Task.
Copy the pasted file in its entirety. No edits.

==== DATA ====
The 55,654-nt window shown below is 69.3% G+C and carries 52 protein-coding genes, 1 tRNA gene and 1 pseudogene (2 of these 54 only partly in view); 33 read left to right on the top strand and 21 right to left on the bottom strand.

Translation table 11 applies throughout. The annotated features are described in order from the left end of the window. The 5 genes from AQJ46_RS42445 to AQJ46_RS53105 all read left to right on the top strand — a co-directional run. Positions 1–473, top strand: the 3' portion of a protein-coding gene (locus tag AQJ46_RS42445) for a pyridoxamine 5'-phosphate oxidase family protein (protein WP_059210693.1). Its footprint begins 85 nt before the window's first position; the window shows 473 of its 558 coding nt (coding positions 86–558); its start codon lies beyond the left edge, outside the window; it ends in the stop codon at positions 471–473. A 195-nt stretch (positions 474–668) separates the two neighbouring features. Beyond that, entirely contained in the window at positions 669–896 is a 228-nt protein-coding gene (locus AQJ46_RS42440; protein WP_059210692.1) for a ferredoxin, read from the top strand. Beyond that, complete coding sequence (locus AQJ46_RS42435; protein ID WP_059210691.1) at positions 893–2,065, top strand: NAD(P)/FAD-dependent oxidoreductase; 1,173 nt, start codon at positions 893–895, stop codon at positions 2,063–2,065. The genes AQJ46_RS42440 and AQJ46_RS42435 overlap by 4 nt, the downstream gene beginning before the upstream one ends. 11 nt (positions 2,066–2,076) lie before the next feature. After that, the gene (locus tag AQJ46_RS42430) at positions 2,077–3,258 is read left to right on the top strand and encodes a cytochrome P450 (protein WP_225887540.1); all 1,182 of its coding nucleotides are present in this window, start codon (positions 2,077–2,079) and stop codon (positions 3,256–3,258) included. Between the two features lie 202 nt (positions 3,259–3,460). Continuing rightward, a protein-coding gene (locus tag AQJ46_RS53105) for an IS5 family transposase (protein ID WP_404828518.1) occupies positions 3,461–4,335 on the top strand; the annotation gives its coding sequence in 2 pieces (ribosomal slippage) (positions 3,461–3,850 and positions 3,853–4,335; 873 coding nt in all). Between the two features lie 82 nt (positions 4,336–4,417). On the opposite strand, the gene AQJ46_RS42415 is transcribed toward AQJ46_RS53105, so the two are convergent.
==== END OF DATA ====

The 55,654-nt window shown below is 69.3% G+C and carries 52 protein-coding genes, 1 tRNA gene and 1 pseudogene (2 of these 54 only partly in view); 33 read left to right on the top strand and 21 right to left on the bottom strand.

Translation table 11 applies throughout. The annotated features are described in order from the left end of the window. The 5 genes from AQJ46_RS42445 to AQJ46_RS53105 all read left to right on the top strand — a co-directional run. Positions 1–473, top strand: the 3' portion of a protein-coding gene (locus tag AQJ46_RS42445) for a pyridoxamine 5'-phosphate oxidase family protein (protein WP_059210693.1). Its footprint begins 85 nt before the window's first position; the window shows 473 of its 558 coding nt (coding positions 86–558); its start codon lies beyond the left edge, outside the window; it ends in the stop codon at positions 471–473. A 195-nt stretch (positions 474–668) separates the two neighbouring features. Beyond that, entirely contained in the window at positions 669–896 is a 228-nt protein-coding gene (locus AQJ46_RS42440; protein WP_059210692.1) for a ferredoxin, read from the top strand. Beyond that, complete coding sequence (locus AQJ46_RS42435; protein ID WP_059210691.1) at positions 893–2,065, top strand: NAD(P)/FAD-dependent oxidoreductase; 1,173 nt, start codon at positions 893–895, stop codon at positions 2,063–2,065. The genes AQJ46_RS42440 and AQJ46_RS42435 overlap by 4 nt, the downstream gene beginning before the upstream one ends. 11 nt (positions 2,066–2,076) lie before the next feature. After that, the gene (locus tag AQJ46_RS42430) at positions 2,077–3,258 is read left to right on the top strand and encodes a cytochrome P450 (protein WP_225887540.1); all 1,182 of its coding nucleotides are present in this window, start codon (positions 2,077–2,079) and stop codon (positions 3,256–3,258) included. Between the two features lie 202 nt (positions 3,259–3,460). Continuing rightward, a protein-coding gene (locus tag AQJ46_RS53105) for an IS5 family transposase (protein ID WP_404828518.1) occupies positions 3,461–4,335 on the top strand; the annotation gives its coding sequence in 2 pieces (ribosomal slippage) (positions 3,461–3,850 and positions 3,853–4,335; 873 coding nt in all). Between the two features lie 82 nt (positions 4,336–4,417). On the opposite strand, the gene AQJ46_RS42415 is transcribed toward AQJ46_RS53105, so the two are convergent.